public. Additionally, several locations have delivery and curbside pickup for your convenience.

• LIBBY: Libby Senior Center, 206 E 2nd 293-7222 Call ahead for meals. Open for Curb side pickup meals T-W-F and Home Delivery.

• Libby Commodities: 114 W 2nd ST 293-7316 Must Apply Call for application.

• Venture Inn: 1015 9th Ave 293-7711 Curbside pickup only or Libby cab delivers

• The Pastime: 216 Mineral Ave 293-6097 Curbside pickup or Libby cab delivers

• McDonalds: 905 Louisiana Ave 293-4085 Drive thru Open-Only

• Pizza Hut: 903 California Ave 293-7744 Drive thru & Regular delivery hours

• TROY: Kootenai Senior Center, 304 3rd St Troy, 295-4140 Curb side pickup only. M- F Hot Lunch Please call the day before. Some home delivery available.

• Troy Food Pantry & Commodities: 725 E Missoula Ave 295-4206 Cam or Kathy Call for application Montana Food Bank open 2nd and 4th Thursdays of month.

• Troy Food Pantry: 301 E Kootenai Ave Glenda or Dave – Mon-10:30-Noon

• Steins Market: 607 E Missoula Ave 295-4177 Call Ahead for Curbside pickup and payment at curb or over phone on individual basis.

• R-Place: 616 E Missoula Ave 295-5028 Drive thru Only M-Sat Closed Sun.
Montana 211 (information for a variety of services and volunteering opportunities)Dial 211 or 752-8181 State Mental Health Services Bureau 888-866-0328

Western Montana Mental Health Center 532-9190
Addiction Treatment Help Line 877-887-5016
Drug Abuse Hotline (24 hrs)800-311-3069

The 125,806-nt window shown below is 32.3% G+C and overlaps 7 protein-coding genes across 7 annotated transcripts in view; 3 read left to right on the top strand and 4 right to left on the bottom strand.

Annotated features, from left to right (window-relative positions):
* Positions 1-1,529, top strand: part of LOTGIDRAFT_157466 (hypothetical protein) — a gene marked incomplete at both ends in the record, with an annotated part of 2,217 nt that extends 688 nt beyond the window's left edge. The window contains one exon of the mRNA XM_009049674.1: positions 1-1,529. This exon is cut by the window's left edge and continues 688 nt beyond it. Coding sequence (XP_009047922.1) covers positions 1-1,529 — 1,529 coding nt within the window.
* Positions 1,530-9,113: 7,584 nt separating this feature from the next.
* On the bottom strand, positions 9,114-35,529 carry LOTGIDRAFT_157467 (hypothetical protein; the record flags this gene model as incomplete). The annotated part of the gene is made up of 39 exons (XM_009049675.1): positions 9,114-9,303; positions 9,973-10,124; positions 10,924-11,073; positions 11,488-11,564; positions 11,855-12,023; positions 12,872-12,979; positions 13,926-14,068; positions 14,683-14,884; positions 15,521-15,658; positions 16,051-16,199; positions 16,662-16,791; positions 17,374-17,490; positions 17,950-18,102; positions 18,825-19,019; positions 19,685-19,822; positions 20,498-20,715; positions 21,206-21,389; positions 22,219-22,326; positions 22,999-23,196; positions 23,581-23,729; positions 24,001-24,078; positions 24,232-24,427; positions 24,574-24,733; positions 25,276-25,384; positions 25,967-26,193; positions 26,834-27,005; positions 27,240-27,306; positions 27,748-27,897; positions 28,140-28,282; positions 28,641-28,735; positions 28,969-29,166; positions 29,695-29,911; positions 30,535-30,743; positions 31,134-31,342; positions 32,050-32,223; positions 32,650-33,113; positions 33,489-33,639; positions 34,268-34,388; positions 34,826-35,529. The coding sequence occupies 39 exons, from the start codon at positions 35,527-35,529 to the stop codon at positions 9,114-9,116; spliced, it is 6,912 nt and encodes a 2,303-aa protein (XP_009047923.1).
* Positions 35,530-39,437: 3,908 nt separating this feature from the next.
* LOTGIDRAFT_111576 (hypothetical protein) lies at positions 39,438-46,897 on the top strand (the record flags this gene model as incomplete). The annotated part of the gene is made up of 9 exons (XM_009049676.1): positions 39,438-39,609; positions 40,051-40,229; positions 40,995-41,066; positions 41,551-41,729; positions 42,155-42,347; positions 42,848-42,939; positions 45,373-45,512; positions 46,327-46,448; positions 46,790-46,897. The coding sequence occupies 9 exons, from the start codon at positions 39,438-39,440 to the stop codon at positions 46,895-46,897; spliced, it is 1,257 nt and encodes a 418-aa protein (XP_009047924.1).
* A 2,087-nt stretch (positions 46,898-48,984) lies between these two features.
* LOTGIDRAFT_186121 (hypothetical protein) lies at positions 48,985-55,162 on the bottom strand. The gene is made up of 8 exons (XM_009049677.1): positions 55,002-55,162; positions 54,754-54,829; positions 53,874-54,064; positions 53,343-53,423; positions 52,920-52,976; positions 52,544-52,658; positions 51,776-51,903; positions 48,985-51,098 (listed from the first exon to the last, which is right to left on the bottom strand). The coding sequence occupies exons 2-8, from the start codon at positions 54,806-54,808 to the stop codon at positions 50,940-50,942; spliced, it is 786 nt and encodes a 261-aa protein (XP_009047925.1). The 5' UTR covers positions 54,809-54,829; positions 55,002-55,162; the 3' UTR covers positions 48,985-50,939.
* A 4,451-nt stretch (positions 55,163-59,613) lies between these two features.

Alcoholics Anonymous 888-607-2000
Montana Mental Health Ombudsman (help navigating system)888-444-9669

Other Resources:

• https://lccovid19.blogspot.com/ (COVID19)

• http://mdt.mt.gov/publictransit/missoula.shtml (Transportation)

• https://www.daines.senate.gov/coronavirus-resources/help-for-montanaseniors (Other resources in the area)

• Western MT Area VI Agency on Aging: Tobacco Senior Center @ 301 1st Ave E Brenda Turnbull 291-5767 Assist with Medicare/Medicaid/MSP/LIS/LIEP Source for Information and Assistance. – By Phone only at this time.

• VFW-Eureka: 114 Dewey Ave Eureka – 293-1667 VFW & Telehealth CLOSED – Call Rick Weldon and they will help out anyway they can.

• Libby Cab Company: 406-334-9494 we come to you – Pickup & deliver for you.

• Libby County Transportation: 293-8024 running for medical necessities only.

• Libby-Methodist Church: 713 Main St 293-4522 or 295-4019 (Francine) Can distribute Basic Needs -Call for distribution times.

• Libby-Christian Church: 100 Kootenai River Rd 293-3747 Mrs. Erickson – Call for information on misc. resources available.

• Libby- Families in Partnership – Senior Care Program: 83 Collins Ave 293-6242 Please call – Senior Care packages available.